Wednesday, May 16, 2007

That Sound You Hear Is Not A Death-Rattle

I've been absolutely dying to post something of use. In fact, for the last week I've been working on a post about religion and its appropriate expression in the political sphere, but I haven't had the heart to post it. I just might be too much for general consumption. Most people just won't get it. I can imagine the comments now.

"Tyler, I had no idea that you were an atheist. I mean, have you read the Bible?"

"Tyler, you religious nuts drive me crazy. It's all your fault that my property taxes are skyrocketing."

"Tyler, Do you agree with me or not that all the Book of Mormon prophets were liberal and would have voted for Kerry?"

"Tyler, Satan is laughing right now that you posted this, and he's going to cause illegal aliens to move into your home!"
Okay, so I'm nervous to say what I'm about to say, but it is pertinent. I attended an ad-hoc meeting of conservative minds, and I was repulsed by what I heard. I had a crying baby in my arms or I would have spoken up but here is the gist of what I heard.

Somebody went on about what I call the "North American Union". They called it something else--I don't recall--an acronym. My response, show me one administration official that is talking like this and I'll listen to what you have to say. Give me a quote, source it!

Next we had a foray into internet pornography. A comment was made that in California, over 200 anti-pornography bills were put forward and none of them passed. Then they began to mull over how 'Satan wanted these bills to fail'. My question is, what did these bills contain? Give me a run-down of the bills? If they were anything like the anti-pornography laws that we've passed in this state-those that punish ISP's, then I would oppose those too.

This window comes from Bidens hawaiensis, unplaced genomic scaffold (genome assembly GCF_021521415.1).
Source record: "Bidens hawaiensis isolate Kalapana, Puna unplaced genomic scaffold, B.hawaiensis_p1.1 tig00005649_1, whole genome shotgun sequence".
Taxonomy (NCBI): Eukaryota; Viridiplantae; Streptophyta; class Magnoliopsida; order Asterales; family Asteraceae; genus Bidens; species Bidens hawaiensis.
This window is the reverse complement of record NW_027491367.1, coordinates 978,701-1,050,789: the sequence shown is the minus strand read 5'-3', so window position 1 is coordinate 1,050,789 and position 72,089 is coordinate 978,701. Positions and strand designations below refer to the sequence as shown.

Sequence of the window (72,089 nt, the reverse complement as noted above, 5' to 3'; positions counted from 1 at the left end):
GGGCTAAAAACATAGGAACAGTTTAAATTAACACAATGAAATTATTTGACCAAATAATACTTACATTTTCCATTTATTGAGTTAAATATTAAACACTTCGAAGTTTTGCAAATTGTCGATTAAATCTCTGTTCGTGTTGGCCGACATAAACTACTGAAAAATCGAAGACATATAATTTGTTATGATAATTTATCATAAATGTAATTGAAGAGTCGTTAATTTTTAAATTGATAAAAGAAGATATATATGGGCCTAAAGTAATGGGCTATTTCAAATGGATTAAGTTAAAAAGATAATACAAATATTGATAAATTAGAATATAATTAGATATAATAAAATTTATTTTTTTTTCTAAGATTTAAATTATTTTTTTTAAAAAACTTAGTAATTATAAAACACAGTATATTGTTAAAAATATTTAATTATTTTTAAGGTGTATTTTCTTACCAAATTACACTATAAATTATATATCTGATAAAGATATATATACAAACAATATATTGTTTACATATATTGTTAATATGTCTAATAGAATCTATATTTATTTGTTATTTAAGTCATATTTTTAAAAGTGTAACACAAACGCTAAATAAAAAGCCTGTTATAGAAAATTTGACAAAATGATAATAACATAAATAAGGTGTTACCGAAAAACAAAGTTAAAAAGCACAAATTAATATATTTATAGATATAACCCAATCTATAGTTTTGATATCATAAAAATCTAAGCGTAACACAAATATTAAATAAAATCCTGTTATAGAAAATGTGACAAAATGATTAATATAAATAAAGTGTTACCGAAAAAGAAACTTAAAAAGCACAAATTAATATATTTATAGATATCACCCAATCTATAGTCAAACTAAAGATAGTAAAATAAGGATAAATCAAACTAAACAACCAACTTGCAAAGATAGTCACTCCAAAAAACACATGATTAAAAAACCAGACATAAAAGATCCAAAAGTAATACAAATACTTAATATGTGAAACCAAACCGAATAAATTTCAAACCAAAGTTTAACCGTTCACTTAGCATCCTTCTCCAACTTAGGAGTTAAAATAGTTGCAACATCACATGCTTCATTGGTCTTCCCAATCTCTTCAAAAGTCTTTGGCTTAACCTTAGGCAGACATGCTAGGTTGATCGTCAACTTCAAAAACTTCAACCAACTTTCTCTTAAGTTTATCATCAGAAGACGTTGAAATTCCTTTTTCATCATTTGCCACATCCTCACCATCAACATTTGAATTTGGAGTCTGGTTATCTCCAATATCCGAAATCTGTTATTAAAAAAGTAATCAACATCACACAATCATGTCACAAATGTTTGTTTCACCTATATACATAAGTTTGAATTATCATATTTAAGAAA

Then we talked about the return of the ERA. We were told that the liberals had secretly introduced this legislation that would amend the constitution 'under the radar'. 'Very few people know that this legislation has been introduced'. What do I think? Ted Kennedy has introduced this legislation every year since it was first killed. Those who are watching aren't surprised. Should we worry about it? Probably, but it was hardly a stealth operation.

My overall point is that almost nothing can be accomplished in this country unless it is talked about, on a large scale, by a lot of people. People who can impact change.

Big conspiracies--most of them--don't exist because they require large numbers of people to carry them out.

Conspiracies take time.

And you're asking yourself why is someone who is insanely focused on local issues, talking about all these national figures and events?

It's simple. I'm urging all who read this to take a step back from the brink. Think more locally yourself.

It might just save your sanity.

3 comments:

Jeremy said...

I think both sides have their share of weirdos.

I don't have to attend an ad hoc meeting of my party's wacked out extremists to hear what they're saying...I just click on over to OneUtah.org.

I think my recent interest in local policy issues over national is partially a result of my distaste for the extremists from both sides of every popular national policy debate.

Tyler Farrer said...

Agreed, and I'm sure glad that the first comment in this thread didn't call me a Satanist, or a Saint!

David said...

Oh boy Tyler, you really are sounding like a Satan-worshiping atheist on this one ;-)

Actually you are right-on here. I spend my fair share of time talking about national issues but I know that local politics are where it all starts.

We have national media that tend to frame all political questions in a national context, but imagine how different Washington would be if our members of Congress were debating these national issues by representing their states and districts rather than representing their parties. Only the President is elected by the whole nation.

There's no reason that Ted Kennedy should be trying to win the hearts and minds of people in New York - he should stick to representing the people of Massachusetts. Nor should Orrin Hatch be representing the interests of the people in Washington DC.